Why this is happening
Let’s take a step back and discuss how this problem came to be.
The reality is that EHRs now represent the nervous system and memory bank of clinical care in our country—from registration to discharge, every single event that happens within a clinic or hospital is both routed and recorded within one of these software systems.
While this cataloging is helpful, unfortunately, EHRs have very real limitations.
Most EHRs were initially designed as billing systems, and because of this, they are not well suited for patient-facing applications nor deliver an enjoyable user experience for providers. Beyond patient portals, (which were only prioritized only because of government mandated regulation), there’s little functionality for patients as the user, if any at all.
Another common complaint of EHRs is how they facilitate care coordination between various caregivers both within an institution and across institutions, as referrals through EHRs are inefficient (if not impossible). Reporting and analytics functionalities, too, are weak points of EHRs, and the unique needs of specialists are not easily accommodated by software designed to serve a broader audience.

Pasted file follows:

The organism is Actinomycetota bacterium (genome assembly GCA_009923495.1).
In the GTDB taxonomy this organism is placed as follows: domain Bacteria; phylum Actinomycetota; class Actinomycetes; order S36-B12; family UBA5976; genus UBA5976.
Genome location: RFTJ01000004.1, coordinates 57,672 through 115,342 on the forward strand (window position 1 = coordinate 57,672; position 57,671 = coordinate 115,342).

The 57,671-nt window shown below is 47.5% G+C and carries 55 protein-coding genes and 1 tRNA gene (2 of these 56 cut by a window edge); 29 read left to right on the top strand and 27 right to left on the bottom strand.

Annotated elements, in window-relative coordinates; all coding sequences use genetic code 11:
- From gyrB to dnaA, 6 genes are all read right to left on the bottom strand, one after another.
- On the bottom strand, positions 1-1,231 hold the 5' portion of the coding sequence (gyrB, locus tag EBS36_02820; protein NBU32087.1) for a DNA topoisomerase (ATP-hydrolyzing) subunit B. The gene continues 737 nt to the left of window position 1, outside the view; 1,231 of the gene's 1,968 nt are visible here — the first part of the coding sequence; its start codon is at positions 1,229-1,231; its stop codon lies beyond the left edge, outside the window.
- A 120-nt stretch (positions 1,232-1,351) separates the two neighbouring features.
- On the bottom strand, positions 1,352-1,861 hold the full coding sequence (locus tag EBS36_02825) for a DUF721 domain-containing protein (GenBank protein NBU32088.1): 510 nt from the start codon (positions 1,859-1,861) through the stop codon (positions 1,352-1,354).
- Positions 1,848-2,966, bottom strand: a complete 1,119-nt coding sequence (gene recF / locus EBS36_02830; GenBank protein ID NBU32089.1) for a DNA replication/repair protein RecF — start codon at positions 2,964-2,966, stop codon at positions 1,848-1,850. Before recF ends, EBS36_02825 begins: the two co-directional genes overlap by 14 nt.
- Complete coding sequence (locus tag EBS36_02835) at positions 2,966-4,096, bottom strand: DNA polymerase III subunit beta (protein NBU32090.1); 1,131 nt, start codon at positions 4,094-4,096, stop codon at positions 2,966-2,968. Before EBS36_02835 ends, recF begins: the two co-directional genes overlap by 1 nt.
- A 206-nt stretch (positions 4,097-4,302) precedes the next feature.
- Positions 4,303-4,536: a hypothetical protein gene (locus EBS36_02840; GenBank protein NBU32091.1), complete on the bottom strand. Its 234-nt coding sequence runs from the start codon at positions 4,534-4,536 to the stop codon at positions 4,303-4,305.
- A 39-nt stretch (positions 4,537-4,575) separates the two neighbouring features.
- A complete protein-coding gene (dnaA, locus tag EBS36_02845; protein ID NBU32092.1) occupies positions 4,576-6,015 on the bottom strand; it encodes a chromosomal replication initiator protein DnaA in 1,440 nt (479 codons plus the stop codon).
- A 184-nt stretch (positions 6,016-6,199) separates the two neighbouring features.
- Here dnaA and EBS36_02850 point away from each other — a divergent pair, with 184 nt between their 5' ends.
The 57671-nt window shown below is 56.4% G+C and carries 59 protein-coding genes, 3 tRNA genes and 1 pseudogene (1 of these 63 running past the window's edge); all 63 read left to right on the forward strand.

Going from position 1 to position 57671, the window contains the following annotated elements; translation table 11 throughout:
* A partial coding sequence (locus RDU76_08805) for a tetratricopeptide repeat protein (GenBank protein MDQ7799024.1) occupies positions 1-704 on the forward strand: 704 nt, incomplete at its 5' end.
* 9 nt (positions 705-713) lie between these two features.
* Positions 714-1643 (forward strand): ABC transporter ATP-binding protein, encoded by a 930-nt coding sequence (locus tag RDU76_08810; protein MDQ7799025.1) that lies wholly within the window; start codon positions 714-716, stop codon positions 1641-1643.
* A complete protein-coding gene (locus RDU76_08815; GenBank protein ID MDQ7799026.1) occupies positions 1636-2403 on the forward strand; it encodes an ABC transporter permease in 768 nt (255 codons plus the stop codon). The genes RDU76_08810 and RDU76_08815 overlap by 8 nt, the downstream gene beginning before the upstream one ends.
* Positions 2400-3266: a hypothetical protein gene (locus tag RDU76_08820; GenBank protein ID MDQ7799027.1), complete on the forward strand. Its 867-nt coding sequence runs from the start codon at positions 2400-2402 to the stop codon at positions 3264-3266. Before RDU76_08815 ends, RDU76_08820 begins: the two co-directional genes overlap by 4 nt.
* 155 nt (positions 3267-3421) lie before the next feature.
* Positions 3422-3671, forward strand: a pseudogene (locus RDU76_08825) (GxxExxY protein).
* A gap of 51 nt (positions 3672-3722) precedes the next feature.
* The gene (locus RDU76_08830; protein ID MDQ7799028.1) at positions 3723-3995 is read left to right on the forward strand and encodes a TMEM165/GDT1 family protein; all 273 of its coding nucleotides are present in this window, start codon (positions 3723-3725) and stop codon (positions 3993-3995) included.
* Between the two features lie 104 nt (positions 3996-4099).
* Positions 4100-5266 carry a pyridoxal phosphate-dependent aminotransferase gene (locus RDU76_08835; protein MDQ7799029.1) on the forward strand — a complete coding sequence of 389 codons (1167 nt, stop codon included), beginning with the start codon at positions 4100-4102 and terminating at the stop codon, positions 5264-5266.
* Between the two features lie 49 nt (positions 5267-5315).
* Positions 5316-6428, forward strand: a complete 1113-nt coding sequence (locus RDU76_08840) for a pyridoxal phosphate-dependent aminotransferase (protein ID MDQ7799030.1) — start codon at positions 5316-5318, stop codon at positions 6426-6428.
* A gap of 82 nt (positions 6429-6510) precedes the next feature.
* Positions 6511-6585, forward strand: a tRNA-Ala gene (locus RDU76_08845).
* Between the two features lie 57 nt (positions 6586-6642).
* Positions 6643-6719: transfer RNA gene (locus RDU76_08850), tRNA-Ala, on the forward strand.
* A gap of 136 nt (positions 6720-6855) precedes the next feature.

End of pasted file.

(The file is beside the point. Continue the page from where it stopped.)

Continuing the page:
Long story short, today’s provider organizations recognize that their EHR cannot, in fact, do everything. Instead, they’re actively looking to extend and augment the EHR functionality with third-party solutions.
It’s important to note that EHRs aren’t incompetent pieces of software nor are inherently evil—they perform routine functions, facilitate accurate billing, and store patient information very well and should be commended for it. Building and maintaining an EHR is also a highly resource-intensive business, and vendors are pouring hours upon hours of developer time into keeping pace with changing government regulations and new models of care, leaving limited capacity to address other user needs.